Fifth Sunday in Lent (Passion Sunday)
From the Ordinariate Customary
We beseech thee, Almighty God, mercifully to look upon thy people: that by thy great goodness they may be governed and preserved evermore, both in body and soul; through Jesus Christ thy Son our Lord, who liveth and reigneth with thee, in the unity of the Holy Spirit, ever one God, world without end. Amen.
A reading from the sermons of Lancelot Andrewes
To consider his sufferings, and to begin with the first: the pains of his body, his wounds and his stripes.
Our very eye will soon tell us that no place was left in his body, where he might be smitten and was not. His skin and flesh rent with the whips and scourges, his hands and feet wounded with the nails, his head with the thorns, his very heart with the spear-point; all his senses, all his parts laden with whatsoever wit or malice could invent. His blessed body given as an anvil to be beaten upon with the violent hands of those barbarous miscreants, till they brought his into this case of ‘if ever there were sorrow like my sorrow’ (Lam 1:12). For Pilate’s Ecce Homo!’ (Jn 19:5), his shewing him with an Ecce, as if he should say, Behold, look if ever you saw the like rueful spectacle; this very shewing of his sheweth plainly, he was then come into woeful plight – so woeful as Pilate verily believed his very sight so pitiful, as it would have moved the hardest heart of them all to have relented and said, This is enough, we desire no more. And this for the wounds of his body, for on this we stand not.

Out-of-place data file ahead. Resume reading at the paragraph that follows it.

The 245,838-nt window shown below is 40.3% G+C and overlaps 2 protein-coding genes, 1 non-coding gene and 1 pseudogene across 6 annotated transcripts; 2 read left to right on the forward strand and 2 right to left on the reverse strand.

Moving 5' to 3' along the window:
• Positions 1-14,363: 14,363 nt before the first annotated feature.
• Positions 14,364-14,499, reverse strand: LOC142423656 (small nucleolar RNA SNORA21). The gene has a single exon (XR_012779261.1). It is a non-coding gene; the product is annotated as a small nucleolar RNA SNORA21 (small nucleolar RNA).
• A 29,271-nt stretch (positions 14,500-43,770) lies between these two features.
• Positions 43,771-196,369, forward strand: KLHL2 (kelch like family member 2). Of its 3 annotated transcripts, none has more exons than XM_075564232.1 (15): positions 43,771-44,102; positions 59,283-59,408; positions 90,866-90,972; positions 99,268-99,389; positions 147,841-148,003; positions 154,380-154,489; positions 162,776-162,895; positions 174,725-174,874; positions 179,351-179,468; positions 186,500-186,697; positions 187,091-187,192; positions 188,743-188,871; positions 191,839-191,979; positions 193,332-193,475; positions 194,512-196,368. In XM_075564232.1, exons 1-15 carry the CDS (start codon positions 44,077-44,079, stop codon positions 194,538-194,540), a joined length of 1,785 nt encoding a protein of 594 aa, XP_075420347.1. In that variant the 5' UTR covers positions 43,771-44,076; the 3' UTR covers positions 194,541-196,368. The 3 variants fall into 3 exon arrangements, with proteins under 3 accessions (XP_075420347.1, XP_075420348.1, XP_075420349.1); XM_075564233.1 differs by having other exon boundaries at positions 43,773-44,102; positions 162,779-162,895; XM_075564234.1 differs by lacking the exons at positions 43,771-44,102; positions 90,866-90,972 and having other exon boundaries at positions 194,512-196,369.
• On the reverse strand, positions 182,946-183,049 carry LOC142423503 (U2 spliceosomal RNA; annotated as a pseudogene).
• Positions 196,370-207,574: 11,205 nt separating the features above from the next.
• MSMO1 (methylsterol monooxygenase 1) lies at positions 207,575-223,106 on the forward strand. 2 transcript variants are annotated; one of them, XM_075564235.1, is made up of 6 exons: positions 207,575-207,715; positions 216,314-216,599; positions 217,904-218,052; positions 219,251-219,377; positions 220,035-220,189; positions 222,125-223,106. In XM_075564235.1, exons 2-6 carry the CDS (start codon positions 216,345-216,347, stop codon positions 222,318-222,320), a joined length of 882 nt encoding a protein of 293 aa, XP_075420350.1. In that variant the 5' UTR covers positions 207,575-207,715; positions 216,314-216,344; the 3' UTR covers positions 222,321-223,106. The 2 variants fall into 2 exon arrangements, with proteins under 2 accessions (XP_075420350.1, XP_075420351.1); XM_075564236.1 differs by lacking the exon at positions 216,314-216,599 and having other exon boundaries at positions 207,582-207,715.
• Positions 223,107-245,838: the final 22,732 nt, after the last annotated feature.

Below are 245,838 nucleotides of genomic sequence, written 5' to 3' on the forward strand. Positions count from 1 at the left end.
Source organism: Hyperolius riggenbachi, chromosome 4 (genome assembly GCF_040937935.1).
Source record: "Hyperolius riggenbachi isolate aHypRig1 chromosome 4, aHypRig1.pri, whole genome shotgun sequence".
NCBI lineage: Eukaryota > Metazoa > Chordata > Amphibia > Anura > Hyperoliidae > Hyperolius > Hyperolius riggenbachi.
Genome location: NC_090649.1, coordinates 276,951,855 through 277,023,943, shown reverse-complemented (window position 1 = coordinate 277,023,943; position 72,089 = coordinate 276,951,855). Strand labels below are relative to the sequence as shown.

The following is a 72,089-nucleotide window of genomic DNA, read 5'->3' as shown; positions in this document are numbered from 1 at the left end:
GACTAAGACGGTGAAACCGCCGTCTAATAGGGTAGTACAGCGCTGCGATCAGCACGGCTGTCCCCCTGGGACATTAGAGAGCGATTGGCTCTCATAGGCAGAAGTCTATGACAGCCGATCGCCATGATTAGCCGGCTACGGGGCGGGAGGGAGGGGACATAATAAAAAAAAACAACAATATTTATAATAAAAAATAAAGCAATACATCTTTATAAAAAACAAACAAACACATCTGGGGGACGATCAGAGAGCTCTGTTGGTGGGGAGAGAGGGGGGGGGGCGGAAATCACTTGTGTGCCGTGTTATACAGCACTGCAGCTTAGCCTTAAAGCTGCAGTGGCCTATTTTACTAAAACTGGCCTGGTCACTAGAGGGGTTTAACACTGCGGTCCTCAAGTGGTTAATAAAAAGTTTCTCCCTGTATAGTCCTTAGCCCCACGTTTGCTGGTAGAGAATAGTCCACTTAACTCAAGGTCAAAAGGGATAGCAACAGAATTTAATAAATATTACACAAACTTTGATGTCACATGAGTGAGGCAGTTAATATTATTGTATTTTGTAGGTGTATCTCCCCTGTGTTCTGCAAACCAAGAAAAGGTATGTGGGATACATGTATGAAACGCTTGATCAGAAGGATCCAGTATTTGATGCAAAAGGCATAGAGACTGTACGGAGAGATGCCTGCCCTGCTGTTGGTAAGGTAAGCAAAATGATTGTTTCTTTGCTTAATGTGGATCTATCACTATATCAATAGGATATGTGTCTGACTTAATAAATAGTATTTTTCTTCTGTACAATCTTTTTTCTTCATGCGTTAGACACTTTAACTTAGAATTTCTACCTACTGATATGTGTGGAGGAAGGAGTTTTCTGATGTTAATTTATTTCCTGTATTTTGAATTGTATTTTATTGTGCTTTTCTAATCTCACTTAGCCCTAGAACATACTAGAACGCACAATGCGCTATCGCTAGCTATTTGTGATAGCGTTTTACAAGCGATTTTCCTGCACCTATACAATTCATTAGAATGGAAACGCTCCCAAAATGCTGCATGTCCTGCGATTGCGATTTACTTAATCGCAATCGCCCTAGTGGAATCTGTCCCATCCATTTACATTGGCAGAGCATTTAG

In this peradventure some ‘like’ may be found, in the pains of the body; but in the second, the sorrow of the soul, I am sure, none. And indeed, the pain of the body is but the body of pain; the very soul of sorrow and pain is the soul’s sorrow and pain. Give me any grief, save the grief of the mind, saith the Wise Man; for, saith Solomon, ‘The spirit of a man will sustain all his other infirmities, but a wounded spirit, who can bear? (Prov 18:14). And of this, this of his soul, I dare make a case, ‘If there be any sorrow…’.
‘He began to be troubled in soul’ saith St John (Jn 12:27); ‘to be in an agony’, saith St Luke (Lk 22:44); ‘to be in anguish of mind and deep distress’, saith St Mark (Mk 14:33). To have his soul round about on every side environed with sorrow, and that sorrow to the death. Here is trouble, anguish, agony, sorrow, and deadly sorrow; but it must be such, as never the like: so it was too.
The estimate whereof we may take from the second word of melting, that is, from his sweat in the garden; strange, and the like whereof was never heard or seen.
No manner violence offered him in body, no man touching him or being near him; in a cold night, for they were fain to have a fire within doors, lying abroad in the air and upon the cold earth, to be all of a sweat, and that sweat to be blood; and not as they call it ‘a thin faint sweat’, but ‘of great drops’; and these so many, so plenteous, as they went through his apparel and all; and through all streamed to the ground, and that in great abundance; – read, enquire, and consider, ‘if ever there were sweat like this sweat of his’. Never the like sweat certainly, and therefore never the like sorrow. Our translation is: ’done unto me’; but we said the word properly signifieth, and so St Jerome and the Chaldean paraphrase read it, ‘melted me’. And truly it should seem by this fearful sweat of his he was near some furnace, the feeling whereof was able to cast him into that sweat, and to turn his sweat into drops of blood. And sure it was so; for see, even in the very next words of all to this verse, he complaineth of it: ‘that a fire was sent into his bones’ (Lam 1:13) which melted him, and made that bloody sweat to distil from him. That hour, what his feelings were, it is dangerous to define; we know them not, we may be too bold to determine of them. To very good purpose it was, that the ancient Fathers of the Greek Church in their Liturgy, after they have recounted all the particular pains, as they are set down in his Passion, and by all, and by every one of them called for mercy, do after all shut up all with this, ‘By thine unknown sorrows and sufferings, felt by thee, but not distinctly known by us, Have mercy upon us, and save us!’